An Analysis of Myth and Countermyth in The Green Berets and Platoon

21 11 2007

Film-Made Man, Man-Made Film
An Analysis of Myth and Countermyth in John Wayne’s The Green Berets and Oliver Stone’s Platoon

by Dan B. Butler

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QUOTE: In some ways, John Wayne’s ultrapatriotism during Korea and Vietnam is the ultimate of ironies: the same hero of the war movies who urged men to sign up and serve (and criticized them for being “soft” if they didn’t) evaded military service for the entirety of World War II. Perhaps if Wayne had seen the carnage of war firsthand, he might not have been so quick to encourage young Americans to commit to Korea and Vietnam. (…)

[in The Green Berets]┬áthe cast of infantrymen is seemingly lifted from any of Wayne’s earlier war pictures. The soldiers are professional, courteous, respect the officers, and have no vices (in stark contrast to the gambling, womanizing, alcohol-guzzling North Vietmanese Army soldiers depicted in the film). The enlisted men seem strangely homogenous, from the Nordic ├╝bermensch lecturers at the beginning of the film to the medic who gives aid to the civilian population. (As we will observe, Stone presents the viewer with a far different image of a platoon. In a tracking shot through the barracks, the viewer sees his platoon as comprised of different men from all walks of life.) (…)

The John Wayne myth presented a clear-cut battle between good and evil, Western Democracy versus Eastern Communism. Vietnam was World War II all over again, and young men everywhere had an obligation to join the fight. (…)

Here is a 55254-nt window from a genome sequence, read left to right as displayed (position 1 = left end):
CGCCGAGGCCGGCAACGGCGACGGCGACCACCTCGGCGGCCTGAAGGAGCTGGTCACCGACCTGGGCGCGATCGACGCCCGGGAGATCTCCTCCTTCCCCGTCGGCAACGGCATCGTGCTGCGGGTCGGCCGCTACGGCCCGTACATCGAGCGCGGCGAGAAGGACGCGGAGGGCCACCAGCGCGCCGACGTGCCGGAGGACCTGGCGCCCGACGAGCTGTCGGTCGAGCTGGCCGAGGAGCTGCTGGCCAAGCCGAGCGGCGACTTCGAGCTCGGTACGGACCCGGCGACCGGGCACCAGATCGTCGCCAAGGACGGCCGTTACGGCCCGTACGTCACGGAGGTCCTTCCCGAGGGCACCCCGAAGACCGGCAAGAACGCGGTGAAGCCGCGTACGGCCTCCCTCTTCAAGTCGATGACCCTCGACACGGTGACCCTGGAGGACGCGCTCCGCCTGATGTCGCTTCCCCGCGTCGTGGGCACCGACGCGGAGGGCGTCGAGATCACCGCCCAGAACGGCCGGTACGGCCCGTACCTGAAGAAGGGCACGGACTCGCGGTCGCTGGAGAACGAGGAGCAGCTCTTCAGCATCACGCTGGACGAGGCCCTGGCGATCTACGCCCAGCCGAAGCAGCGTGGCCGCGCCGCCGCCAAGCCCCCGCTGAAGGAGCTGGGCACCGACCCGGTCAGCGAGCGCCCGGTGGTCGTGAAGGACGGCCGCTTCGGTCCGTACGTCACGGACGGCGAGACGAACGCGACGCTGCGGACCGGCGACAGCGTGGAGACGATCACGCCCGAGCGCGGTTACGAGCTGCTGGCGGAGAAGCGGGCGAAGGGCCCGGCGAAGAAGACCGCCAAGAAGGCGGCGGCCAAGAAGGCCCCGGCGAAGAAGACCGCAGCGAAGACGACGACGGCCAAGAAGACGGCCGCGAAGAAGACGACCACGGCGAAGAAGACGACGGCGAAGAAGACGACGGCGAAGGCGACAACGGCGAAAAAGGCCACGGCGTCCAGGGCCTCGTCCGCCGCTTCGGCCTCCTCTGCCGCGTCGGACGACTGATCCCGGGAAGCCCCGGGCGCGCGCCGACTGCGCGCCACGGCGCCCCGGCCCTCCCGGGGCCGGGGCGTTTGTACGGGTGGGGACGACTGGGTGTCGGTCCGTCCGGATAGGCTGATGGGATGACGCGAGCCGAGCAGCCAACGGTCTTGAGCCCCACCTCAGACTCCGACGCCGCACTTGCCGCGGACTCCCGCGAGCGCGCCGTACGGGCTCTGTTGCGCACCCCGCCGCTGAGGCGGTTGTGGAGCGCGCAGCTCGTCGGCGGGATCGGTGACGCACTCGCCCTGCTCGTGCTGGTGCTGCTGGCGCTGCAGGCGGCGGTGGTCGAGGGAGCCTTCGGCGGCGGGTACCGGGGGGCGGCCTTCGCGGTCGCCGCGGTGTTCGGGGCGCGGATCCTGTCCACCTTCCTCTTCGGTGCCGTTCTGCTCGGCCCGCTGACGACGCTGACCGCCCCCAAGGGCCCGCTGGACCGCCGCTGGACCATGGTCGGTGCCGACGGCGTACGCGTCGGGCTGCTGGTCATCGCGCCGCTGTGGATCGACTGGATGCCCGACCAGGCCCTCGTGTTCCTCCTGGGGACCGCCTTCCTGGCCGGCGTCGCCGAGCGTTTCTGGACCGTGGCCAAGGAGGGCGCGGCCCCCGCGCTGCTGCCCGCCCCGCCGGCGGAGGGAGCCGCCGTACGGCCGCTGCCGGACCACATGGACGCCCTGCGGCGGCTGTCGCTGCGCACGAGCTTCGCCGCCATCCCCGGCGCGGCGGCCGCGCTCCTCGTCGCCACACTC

One person who grew up watching John Wayne movies was Oliver Stone. Like so many other young men, Stone was heavily influenced by war movies and the familiar mythologies manifested in them. The John Wayne myth was particularly appealing. “I believed in the John Wayne image of America,” he said in a 1988 interview. It is not surprising, then, that Stone decided to enlist in the infantry in 1967:

My father was a Republican, and he taught me that it was a good war because the Communists were the bad guys and we had to fight them. And then there was the romanticism of the Second World War as it appeared in the films we mentioned. Obviously, the reality was very different.(…)

Stone’s films [are] uncomfortable to watch: he acknowledges the viewer’s perceptions and attempts to destroy those perceptions by shifting focus to an alternative frame of reference. Although the most obvious instances of this aspect of Stone’s films can be seen in JFK, Nixon, and Salvador, he uses the same techniques in his Vietnam films Platoon, Born on the Fourth of July, and Heaven and Earth. (…)

Platoon can be logically deconstructed into two distinct but interwoven elements. First, the film is a realistic portrayal of the American G.I.’s experience during Vietnam (…) Second, Platoon is a melodrama that centers on the mythic struggle between Chris Taylor, Sergeant Barnes, and Sergeant Elias. Stone’s films are often informed by a sense of the mythological, and this can be seen in the “two fathers” motif in Platoon.